684 / DOI: 10.3332/ecancer.2016.684ecancer 10
Rosa A van Amerongen1, Valesca P Retèl2,3, Veerle MH Coupé1, Petra M Nederlof4, Maartje J Vogel4 and Wim H van Harten2,3
1Department of Epidemiology and Biostatistics, VU University Medical Center, PO Box 7057, 1007 MB Amsterdam, The Netherlands
2Department of Psychosocial Research and Epidemiology, The Netherlands Cancer Institute, PO Box 90203, 1006 BE Amsterdam, The Netherlands
3School of Governance and Management, University of Twente, MB-HTSR, PO Box 217, 7500 AE Enschede, The Netherlands
4Department of Molecular Diagnostics, Pathology, The Netherlands Cancer Institute, PO Box 90203, 1006 BE Amsterdam, The Netherlands
Correspondence to: Valesca P. Retèl. Email: firstname.lastname@example.org
Next-generation sequencing (NGS) has reached the molecular diagnostic laboratories. Although the NGS technology aims to improve the effectiveness of therapies by selecting the most promising therapy, concerns are that NGS testing is expensive and that the ‘benefits’ are not yet in relation to these costs. In this study, we give an estimation of the costs and an institutional and national budget impact of various types of NGS tests in non-small-cell lung cancer (NSCLC) and melanoma patients within The Netherlands. First, an activity-based costing (ABC) analysis has been conducted on the costs of two examples of NGS panels (small- and medium-targeted gene panel (TGP)) based on data of The Netherlands Cancer Institute (NKI). Second, we performed a budget impact analysis (BIA) to estimate the current (2015) and future (2020) budget impact of NGS on molecular diagnostics for NSCLC and melanoma patients in The Netherlands. Literature, expert opinions, and a data set of patients within the NKI (n = 172) have been included in the BIA. Based on our analysis, we expect that the NGS test cost concerns will be limited. In the current situation, NGS can indeed result in higher diagnostic test costs, which is mainly related to required additional tests besides the small TGP. However, in the future, we expect that the use of whole-genome sequencing (WGS) will increase, for which it is expected that additional tests can be (partly) avoided. Although the current clinical benefits are expected to be limited, the research potentials of NGS are already an important advantage.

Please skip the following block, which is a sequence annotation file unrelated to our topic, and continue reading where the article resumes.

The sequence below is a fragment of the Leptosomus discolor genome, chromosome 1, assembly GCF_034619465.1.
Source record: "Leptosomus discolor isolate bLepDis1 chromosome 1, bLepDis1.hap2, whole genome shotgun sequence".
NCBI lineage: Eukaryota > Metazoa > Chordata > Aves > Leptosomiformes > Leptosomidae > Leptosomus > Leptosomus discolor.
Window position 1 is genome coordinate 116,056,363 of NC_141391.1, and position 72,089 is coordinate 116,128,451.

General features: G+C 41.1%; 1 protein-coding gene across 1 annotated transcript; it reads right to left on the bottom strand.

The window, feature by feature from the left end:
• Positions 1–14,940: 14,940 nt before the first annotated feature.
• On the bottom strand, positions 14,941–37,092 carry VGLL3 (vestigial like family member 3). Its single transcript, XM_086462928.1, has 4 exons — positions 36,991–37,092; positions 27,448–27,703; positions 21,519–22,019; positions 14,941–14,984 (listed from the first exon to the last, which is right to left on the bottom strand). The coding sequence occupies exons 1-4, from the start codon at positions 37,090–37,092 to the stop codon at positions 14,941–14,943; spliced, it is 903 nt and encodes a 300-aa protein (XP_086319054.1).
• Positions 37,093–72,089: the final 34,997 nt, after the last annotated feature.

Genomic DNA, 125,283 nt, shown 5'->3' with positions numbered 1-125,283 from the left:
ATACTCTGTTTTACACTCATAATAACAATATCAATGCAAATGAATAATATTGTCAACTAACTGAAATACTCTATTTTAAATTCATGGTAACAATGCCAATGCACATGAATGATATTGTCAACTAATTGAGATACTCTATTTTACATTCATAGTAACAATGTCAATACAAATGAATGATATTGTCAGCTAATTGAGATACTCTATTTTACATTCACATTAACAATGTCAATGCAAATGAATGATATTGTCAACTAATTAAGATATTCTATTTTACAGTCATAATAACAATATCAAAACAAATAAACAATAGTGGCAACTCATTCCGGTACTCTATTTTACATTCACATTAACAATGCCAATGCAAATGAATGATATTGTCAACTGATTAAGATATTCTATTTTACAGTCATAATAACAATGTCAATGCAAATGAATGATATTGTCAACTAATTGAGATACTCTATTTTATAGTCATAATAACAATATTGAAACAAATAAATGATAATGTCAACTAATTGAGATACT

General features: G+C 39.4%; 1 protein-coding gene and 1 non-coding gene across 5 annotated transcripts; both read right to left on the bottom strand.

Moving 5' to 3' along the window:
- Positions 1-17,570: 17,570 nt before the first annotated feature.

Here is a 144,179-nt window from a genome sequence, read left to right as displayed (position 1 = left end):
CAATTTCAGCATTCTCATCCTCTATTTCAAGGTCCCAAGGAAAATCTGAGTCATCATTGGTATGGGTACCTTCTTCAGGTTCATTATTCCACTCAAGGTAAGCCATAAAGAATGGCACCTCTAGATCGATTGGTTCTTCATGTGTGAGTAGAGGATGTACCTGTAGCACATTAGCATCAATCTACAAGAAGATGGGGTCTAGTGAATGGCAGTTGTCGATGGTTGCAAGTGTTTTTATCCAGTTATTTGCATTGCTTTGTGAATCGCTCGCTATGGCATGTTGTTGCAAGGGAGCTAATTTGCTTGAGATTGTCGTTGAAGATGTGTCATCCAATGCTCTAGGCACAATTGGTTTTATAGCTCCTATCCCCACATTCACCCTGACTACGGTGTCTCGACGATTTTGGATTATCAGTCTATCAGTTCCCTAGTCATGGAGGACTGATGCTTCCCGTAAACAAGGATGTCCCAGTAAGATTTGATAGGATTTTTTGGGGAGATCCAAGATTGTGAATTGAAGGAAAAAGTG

Keywords: Next-generation sequencing, test costs, budget impact, melanoma, NSCLC, personalised medicine, targeted therapy
Copyright: © the authors; licensee ecancermedicalscience. This is an Open Access article distributed under the terms of the Creative Commons Attribution License (http://creativecommons.org/licenses/by/3.0), which permits unrestricted use, distribution, and reproduction in any medium, provided the original work is properly cited.
Published: 28/10/2016; Received: 24/05/2016
Next-generation sequencing (NGS) has reached the molecular diagnostic laboratories and is expected to (slowly) replace single-gene molecular diagnostic tests for the detection of DNA mutations in tumour tissues . Within The Netherlands, currently, many (specialised) hospitals and university medical centres have implemented NGS for diagnostics in the clinic. NGS can be used to identify multiple specific mutations in a tumour, to which genomic-directed targeted therapy (hereinafter referred to as targeted therapy) may be assigned, as standard-of-care or referral to a clinical trial. A NGS panel can be described as ‘a multiplex predictive test, which explores limited regions of tumour DNA/RNA for aberrations that can be used as a molecular target for therapy’ . There are several types, such as single-gene tests, small- (~50 genes, using most often a polymerase chain reaction (PCR)-based technique), medium- (~200 genes, using DNA captures), and large (using e.g., whole-exome sequencing (WES))-targeted gene panels (TGP), and whole-genome sequencing (WGS) . The tests vary in price and turnaround time, and the design of the panels determines the different targeted therapy options.